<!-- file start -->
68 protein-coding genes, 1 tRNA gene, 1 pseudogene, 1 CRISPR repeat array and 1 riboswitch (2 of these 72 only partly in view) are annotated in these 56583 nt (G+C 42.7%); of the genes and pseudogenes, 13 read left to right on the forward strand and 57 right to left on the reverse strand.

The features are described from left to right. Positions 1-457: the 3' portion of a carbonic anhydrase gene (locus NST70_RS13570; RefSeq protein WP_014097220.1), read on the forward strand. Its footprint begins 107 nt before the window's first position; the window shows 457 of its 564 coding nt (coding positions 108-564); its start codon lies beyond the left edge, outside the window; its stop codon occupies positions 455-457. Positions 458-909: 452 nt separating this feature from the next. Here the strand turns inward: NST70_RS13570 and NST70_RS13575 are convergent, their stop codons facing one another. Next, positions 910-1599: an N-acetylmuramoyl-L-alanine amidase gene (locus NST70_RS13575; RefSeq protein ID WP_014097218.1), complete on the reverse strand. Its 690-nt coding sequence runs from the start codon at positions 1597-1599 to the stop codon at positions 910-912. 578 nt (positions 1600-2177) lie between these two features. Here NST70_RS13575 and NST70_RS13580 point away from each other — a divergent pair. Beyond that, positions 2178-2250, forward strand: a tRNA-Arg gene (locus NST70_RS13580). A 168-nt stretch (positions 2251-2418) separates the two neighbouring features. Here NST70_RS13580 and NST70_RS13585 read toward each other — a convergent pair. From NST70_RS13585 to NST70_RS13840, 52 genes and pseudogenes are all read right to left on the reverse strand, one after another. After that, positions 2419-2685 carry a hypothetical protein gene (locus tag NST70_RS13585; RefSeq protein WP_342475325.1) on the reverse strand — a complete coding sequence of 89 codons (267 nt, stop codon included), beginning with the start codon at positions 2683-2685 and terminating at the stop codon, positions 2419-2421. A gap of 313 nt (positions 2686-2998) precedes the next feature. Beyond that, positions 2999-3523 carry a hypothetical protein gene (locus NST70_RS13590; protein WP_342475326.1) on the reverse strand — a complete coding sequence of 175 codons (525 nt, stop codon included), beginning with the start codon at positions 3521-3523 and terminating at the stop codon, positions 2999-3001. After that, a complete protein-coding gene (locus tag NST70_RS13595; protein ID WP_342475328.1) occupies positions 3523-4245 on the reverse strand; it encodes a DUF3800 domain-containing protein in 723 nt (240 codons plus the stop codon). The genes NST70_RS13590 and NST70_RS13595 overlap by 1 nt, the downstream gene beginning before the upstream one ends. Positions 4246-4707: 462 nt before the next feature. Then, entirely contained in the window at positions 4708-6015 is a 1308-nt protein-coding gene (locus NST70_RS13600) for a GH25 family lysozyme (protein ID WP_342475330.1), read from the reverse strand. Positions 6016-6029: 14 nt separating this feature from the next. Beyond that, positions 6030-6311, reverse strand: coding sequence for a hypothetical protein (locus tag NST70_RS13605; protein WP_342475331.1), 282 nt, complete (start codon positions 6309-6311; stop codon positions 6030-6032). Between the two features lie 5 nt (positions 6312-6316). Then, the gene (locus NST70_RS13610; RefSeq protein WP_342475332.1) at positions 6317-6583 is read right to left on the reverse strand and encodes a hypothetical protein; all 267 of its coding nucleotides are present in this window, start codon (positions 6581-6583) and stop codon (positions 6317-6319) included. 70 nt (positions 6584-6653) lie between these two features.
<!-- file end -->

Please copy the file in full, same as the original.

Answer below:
68 protein-coding genes, 1 tRNA gene, 1 pseudogene, 1 CRISPR repeat array and 1 riboswitch (2 of these 72 only partly in view) are annotated in these 56583 nt (G+C 42.7%); of the genes and pseudogenes, 13 read left to right on the forward strand and 57 right to left on the reverse strand.

The features are described from left to right. Positions 1-457: the 3' portion of a carbonic anhydrase gene (locus NST70_RS13570; RefSeq protein WP_014097220.1), read on the forward strand. Its footprint begins 107 nt before the window's first position; the window shows 457 of its 564 coding nt (coding positions 108-564); its start codon lies beyond the left edge, outside the window; its stop codon occupies positions 455-457. Positions 458-909: 452 nt separating this feature from the next. Here the strand turns inward: NST70_RS13570 and NST70_RS13575 are convergent, their stop codons facing one another. Next, positions 910-1599: an N-acetylmuramoyl-L-alanine amidase gene (locus NST70_RS13575; RefSeq protein ID WP_014097218.1), complete on the reverse strand. Its 690-nt coding sequence runs from the start codon at positions 1597-1599 to the stop codon at positions 910-912. 578 nt (positions 1600-2177) lie between these two features. Here NST70_RS13575 and NST70_RS13580 point away from each other — a divergent pair. Beyond that, positions 2178-2250, forward strand: a tRNA-Arg gene (locus NST70_RS13580). A 168-nt stretch (positions 2251-2418) separates the two neighbouring features. Here NST70_RS13580 and NST70_RS13585 read toward each other — a convergent pair. From NST70_RS13585 to NST70_RS13840, 52 genes and pseudogenes are all read right to left on the reverse strand, one after another. After that, positions 2419-2685 carry a hypothetical protein gene (locus tag NST70_RS13585; RefSeq protein WP_342475325.1) on the reverse strand — a complete coding sequence of 89 codons (267 nt, stop codon included), beginning with the start codon at positions 2683-2685 and terminating at the stop codon, positions 2419-2421. A gap of 313 nt (positions 2686-2998) precedes the next feature. Beyond that, positions 2999-3523 carry a hypothetical protein gene (locus NST70_RS13590; protein WP_342475326.1) on the reverse strand — a complete coding sequence of 175 codons (525 nt, stop codon included), beginning with the start codon at positions 3521-3523 and terminating at the stop codon, positions 2999-3001. After that, a complete protein-coding gene (locus tag NST70_RS13595; protein ID WP_342475328.1) occupies positions 3523-4245 on the reverse strand; it encodes a DUF3800 domain-containing protein in 723 nt (240 codons plus the stop codon). The genes NST70_RS13590 and NST70_RS13595 overlap by 1 nt, the downstream gene beginning before the upstream one ends. Positions 4246-4707: 462 nt before the next feature. Then, entirely contained in the window at positions 4708-6015 is a 1308-nt protein-coding gene (locus NST70_RS13600) for a GH25 family lysozyme (protein ID WP_342475330.1), read from the reverse strand. Positions 6016-6029: 14 nt separating this feature from the next. Beyond that, positions 6030-6311, reverse strand: coding sequence for a hypothetical protein (locus tag NST70_RS13605; protein WP_342475331.1), 282 nt, complete (start codon positions 6309-6311; stop codon positions 6030-6032). Between the two features lie 5 nt (positions 6312-6316). Then, the gene (locus NST70_RS13610; RefSeq protein WP_342475332.1) at positions 6317-6583 is read right to left on the reverse strand and encodes a hypothetical protein; all 267 of its coding nucleotides are present in this window, start codon (positions 6581-6583) and stop codon (positions 6317-6319) included. 70 nt (positions 6584-6653) lie between these two features.